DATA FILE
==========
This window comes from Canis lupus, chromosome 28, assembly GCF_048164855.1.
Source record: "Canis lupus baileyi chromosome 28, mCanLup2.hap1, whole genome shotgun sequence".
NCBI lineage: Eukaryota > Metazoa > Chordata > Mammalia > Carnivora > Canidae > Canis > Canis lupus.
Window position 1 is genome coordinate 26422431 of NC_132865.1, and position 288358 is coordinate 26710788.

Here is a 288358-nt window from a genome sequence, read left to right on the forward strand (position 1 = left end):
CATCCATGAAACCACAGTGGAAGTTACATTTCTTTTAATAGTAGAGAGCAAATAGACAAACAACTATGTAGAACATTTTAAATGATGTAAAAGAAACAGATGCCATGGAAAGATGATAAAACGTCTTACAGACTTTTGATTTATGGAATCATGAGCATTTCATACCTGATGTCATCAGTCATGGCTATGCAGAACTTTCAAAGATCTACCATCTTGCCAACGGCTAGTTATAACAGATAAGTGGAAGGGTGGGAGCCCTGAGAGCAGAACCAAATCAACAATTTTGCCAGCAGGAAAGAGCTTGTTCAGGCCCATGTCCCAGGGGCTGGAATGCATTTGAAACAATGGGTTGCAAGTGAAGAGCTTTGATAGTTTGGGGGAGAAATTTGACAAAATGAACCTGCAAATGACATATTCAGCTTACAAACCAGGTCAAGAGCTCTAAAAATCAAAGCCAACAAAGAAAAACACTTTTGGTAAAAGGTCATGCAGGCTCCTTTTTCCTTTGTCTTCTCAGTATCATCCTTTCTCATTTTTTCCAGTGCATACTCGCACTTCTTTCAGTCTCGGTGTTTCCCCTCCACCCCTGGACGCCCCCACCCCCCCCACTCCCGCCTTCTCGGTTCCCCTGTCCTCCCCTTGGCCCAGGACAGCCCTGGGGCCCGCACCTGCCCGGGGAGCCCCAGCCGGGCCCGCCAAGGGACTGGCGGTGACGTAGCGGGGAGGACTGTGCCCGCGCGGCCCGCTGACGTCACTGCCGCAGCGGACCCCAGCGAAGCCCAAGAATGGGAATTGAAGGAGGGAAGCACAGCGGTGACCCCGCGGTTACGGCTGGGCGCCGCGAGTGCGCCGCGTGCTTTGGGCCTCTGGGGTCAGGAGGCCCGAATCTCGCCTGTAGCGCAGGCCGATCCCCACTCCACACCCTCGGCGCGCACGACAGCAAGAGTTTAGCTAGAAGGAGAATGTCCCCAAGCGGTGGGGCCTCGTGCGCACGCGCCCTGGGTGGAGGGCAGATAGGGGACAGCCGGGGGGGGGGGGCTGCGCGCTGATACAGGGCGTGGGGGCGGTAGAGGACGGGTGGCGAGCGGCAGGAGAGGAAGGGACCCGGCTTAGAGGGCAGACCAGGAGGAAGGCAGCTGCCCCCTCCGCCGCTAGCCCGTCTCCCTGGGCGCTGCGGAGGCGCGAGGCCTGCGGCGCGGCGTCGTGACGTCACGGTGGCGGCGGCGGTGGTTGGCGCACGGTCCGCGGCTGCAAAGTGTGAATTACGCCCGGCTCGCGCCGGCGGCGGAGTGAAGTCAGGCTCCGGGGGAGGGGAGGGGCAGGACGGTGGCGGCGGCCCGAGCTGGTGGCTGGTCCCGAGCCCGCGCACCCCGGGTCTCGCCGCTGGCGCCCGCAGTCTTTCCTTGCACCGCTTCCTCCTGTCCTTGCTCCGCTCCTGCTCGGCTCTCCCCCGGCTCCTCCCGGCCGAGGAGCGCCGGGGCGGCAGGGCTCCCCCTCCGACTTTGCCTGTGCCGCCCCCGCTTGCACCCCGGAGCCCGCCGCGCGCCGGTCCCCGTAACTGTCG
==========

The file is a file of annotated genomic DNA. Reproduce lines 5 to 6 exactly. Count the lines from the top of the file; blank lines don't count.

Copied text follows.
Here is a 288358-nt window from a genome sequence, read left to right on the forward strand (position 1 = left end):
CATCCATGAAACCACAGTGGAAGTTACATTTCTTTTAATAGTAGAGAGCAAATAGACAAACAACTATGTAGAACATTTTAAATGATGTAAAAGAAACAGATGCCATGGAAAGATGATAAAACGTCTTACAGACTTTTGATTTATGGAATCATGAGCATTTCATACCTGATGTCATCAGTCATGGCTATGCAGAACTTTCAAAGATCTACCATCTTGCCAACGGCTAGTTATAACAGATAAGTGGAAGGGTGGGAGCCCTGAGAGCAGAACCAAATCAACAATTTTGCCAGCAGGAAAGAGCTTGTTCAGGCCCATGTCCCAGGGGCTGGAATGCATTTGAAACAATGGGTTGCAAGTGAAGAGCTTTGATAGTTTGGGGGAGAAATTTGACAAAATGAACCTGCAAATGACATATTCAGCTTACAAACCAGGTCAAGAGCTCTAAAAATCAAAGCCAACAAAGAAAAACACTTTTGGTAAAAGGTCATGCAGGCTCCTTTTTCCTTTGTCTTCTCAGTATCATCCTTTCTCATTTTTTCCAGTGCATACTCGCACTTCTTTCAGTCTCGGTGTTTCCCCTCCACCCCTGGACGCCCCCACCCCCCCCACTCCCGCCTTCTCGGTTCCCCTGTCCTCCCCTTGGCCCAGGACAGCCCTGGGGCCCGCACCTGCCCGGGGAGCCCCAGCCGGGCCCGCCAAGGGACTGGCGGTGACGTAGCGGGGAGGACTGTGCCCGCGCGGCCCGCTGACGTCACTGCCGCAGCGGACCCCAGCGAAGCCCAAGAATGGGAATTGAAGGAGGGAAGCACAGCGGTGACCCCGCGGTTACGGCTGGGCGCCGCGAGTGCGCCGCGTGCTTTGGGCCTCTGGGGTCAGGAGGCCCGAATCTCGCCTGTAGCGCAGGCCGATCCCCACTCCACACCCTCGGCGCGCACGACAGCAAGAGTTTAGCTAGAAGGAGAATGTCCCCAAGCGGTGGGGCCTCGTGCGCACGCGCCCTGGGTGGAGGGCAGATAGGGGACAGCCGGGGGGGGGGGGCTGCGCGCTGATACAGGGCGTGGGGGCGGTAGAGGACGGGTGGCGAGCGGCAGGAGAGGAAGGGACCCGGCTTAGAGGGCAGACCAGGAGGAAGGCAGCTGCCCCCTCCGCCGCTAGCCCGTCTCCCTGGGCGCTGCGGAGGCGCGAGGCCTGCGGCGCGGCGTCGTGACGTCACGGTGGCGGCGGCGGTGGTTGGCGCACGGTCCGCGGCTGCAAAGTGTGAATTACGCCCGGCTCGCGCCGGCGGCGGAGTGAAGTCAGGCTCCGGGGGAGGGGAGGGGCAGGACGGTGGCGGCGGCCCGAGCTGGTGGCTGGTCCCGAGCCCGCGCACCCCGGGTCTCGCCGCTGGCGCCCGCAGTCTTTCCTTGCACCGCTTCCTCCTGTCCTTGCTCCGCTCCTGCTCGGCTCTCCCCCGGCTCCTCCCGGCCGAGGAGCGCCGGGGCGGCAGGGCTCCCCCTCCGACTTTGCCTGTGCCGCCCCCGCTTGCACCCCGGAGCCCGCCGCGCGCCGGTCCCCGTAACTGTCG